Professor Akiki Nyabongo, Prince of Toro, who in the meantime is more or less a member of our family, said in our house the other day regarding the situation in the Congo: “This is exactly what the Europeans deserve.” I held my breath for a moment, but then I remembered that I always say that I prefer people who tell the truth instead of the kind, who are sweet in your face, but put a knife in your back at the same time. I have certainly learned something: One should never generalize!

We cannot do anything but wait and see. Hubert is very optimistic and quite honestly – as bad as it looks sometimes – I too have hope that it won’t turn out too bad. The situation in Uganda is quite different from the Congo. There are very well educated Africans in Uganda, whereas in the Congo the Belgians ( I am talking about the Belgian politicians and also of the Belgian king) made a great mistake by not educating the African people there. They hoped to have slaves forever that way. One does not know however what will happen. It might turn out quite well, but it can also happen that one day we come home as refugees without anything. At the moment one gets the impression Uganda will stop to exist at all. The Kingdom of Toro wants to belong to the Congo, the Kingdom of Bunyoro wants to go to the Sudan etc. And all this because the Bagandas thought that their king, Kabaka Mutesa II. should rule the whole of Uganda, what the other kings won’t accept. A “Kingdom of Buganda” on its own would however be totally uninteresting.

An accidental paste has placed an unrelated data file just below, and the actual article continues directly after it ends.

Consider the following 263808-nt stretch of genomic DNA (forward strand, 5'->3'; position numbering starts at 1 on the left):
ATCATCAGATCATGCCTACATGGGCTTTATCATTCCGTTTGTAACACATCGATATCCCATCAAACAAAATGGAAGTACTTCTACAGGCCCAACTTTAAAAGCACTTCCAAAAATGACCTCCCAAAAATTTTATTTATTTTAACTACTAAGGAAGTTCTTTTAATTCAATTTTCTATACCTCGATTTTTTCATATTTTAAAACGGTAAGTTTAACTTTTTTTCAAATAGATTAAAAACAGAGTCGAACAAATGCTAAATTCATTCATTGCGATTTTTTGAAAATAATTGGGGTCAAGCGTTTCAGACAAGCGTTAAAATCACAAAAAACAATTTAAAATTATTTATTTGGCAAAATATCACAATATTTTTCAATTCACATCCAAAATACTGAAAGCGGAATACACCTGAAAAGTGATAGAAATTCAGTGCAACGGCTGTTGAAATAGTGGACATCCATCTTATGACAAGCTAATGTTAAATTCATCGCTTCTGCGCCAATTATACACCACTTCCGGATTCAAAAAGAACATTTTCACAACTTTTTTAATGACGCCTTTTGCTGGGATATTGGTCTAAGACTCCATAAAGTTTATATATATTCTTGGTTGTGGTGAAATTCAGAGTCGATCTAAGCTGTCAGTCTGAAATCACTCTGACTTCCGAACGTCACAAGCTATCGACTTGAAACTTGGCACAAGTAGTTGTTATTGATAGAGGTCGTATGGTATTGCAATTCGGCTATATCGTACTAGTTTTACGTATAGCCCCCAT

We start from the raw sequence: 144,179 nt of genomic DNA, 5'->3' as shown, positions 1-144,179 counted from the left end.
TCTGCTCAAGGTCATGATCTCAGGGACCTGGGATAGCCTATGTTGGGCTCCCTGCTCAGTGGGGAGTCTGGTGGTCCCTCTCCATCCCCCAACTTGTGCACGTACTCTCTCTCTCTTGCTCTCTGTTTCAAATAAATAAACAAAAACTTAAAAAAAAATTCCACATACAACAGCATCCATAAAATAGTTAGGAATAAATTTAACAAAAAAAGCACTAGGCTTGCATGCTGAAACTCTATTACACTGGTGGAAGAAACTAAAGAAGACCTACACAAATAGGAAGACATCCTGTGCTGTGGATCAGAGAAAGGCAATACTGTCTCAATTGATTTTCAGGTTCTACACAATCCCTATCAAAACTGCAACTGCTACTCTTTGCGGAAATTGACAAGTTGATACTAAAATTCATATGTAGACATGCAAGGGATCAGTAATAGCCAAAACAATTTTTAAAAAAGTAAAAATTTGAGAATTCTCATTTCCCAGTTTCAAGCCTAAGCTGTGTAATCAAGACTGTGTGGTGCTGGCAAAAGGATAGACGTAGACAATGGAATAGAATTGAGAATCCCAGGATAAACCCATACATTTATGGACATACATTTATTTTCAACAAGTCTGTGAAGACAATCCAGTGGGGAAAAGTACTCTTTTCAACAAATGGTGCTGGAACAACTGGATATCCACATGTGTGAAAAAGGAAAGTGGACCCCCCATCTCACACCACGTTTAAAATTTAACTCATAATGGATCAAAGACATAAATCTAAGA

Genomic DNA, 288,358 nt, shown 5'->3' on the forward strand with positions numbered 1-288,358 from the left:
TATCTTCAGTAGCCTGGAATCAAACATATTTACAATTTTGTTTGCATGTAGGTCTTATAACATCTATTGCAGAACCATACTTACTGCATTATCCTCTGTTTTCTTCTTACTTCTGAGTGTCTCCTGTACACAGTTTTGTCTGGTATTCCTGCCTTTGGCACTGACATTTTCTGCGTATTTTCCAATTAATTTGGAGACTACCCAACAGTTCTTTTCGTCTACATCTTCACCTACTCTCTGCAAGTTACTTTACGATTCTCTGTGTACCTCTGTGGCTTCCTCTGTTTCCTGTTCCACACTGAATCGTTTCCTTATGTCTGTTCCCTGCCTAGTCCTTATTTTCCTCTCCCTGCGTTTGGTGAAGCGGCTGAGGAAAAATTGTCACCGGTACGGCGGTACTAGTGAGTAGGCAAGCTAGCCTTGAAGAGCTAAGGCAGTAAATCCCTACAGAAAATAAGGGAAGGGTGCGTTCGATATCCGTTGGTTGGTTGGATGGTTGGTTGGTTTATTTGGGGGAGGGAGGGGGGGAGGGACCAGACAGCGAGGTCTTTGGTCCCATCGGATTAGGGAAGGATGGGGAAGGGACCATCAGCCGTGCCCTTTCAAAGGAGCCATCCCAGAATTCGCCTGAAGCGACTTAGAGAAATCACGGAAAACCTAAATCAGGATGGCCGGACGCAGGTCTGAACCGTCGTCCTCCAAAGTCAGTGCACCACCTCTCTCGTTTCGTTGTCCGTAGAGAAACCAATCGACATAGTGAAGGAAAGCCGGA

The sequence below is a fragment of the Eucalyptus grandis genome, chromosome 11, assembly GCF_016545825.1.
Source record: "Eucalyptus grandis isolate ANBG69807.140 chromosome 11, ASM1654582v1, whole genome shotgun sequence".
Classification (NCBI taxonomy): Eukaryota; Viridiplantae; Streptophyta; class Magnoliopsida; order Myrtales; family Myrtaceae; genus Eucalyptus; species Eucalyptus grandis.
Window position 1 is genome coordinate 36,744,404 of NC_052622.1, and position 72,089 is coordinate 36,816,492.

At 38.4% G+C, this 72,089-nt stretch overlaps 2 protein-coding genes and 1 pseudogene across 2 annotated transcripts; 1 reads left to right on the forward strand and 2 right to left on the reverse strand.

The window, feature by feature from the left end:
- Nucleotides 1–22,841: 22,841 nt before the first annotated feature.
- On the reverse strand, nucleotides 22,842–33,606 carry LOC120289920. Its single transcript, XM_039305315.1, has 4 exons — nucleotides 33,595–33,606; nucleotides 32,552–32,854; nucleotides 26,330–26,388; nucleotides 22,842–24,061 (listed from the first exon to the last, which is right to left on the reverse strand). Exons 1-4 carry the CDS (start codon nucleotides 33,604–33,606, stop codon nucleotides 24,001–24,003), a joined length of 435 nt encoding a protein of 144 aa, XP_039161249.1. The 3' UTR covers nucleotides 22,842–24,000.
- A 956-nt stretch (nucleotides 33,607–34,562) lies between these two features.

Last week we had a letter from Norbert. He as an African knows as little as we do how everything will end. It is only a pity that people like him have completely retreated from politics. He could take over a big role in Kenya. He has friends within all races and nationalities and now is a business-man. Of course that way he has a much quieter life as in politics.

One can look at the situation in the Congo as one wants. In the first instance the guilt is on the Belgians. In my opinion they have committed a crime, when they granted independence to such a vast country that did not have any people prepared for it.

August 25th, l960 -

I can quite understand that the lady from Stuttgart is returning to Kenya in spite of the unrest all over Africa. We, too, are very optimistic. If it does not go well, we had bad luck.

December 5th, 1960 –

By the end of the year trouble is expected here. If the British Government does not grant self-governence to Buganda, the Bagandas announced that they will declare themselves independent by the 1st of January 1961. Nobody knows yet how this will work. The Buganda Government will announce before the 31st of December, what will happen.

Click here to continue to "Other Bits and Pieces of Life in 1960"

By Sonja Winklmaier
more from author >>
First published: December 10, 2005
Sonja Winklmaier moved to Uganda in the 1950s to follow her husband, Hubert Winklmaier, as the German Volkswagen Factory sent him to work with their agent, Cooper Motor Corporation.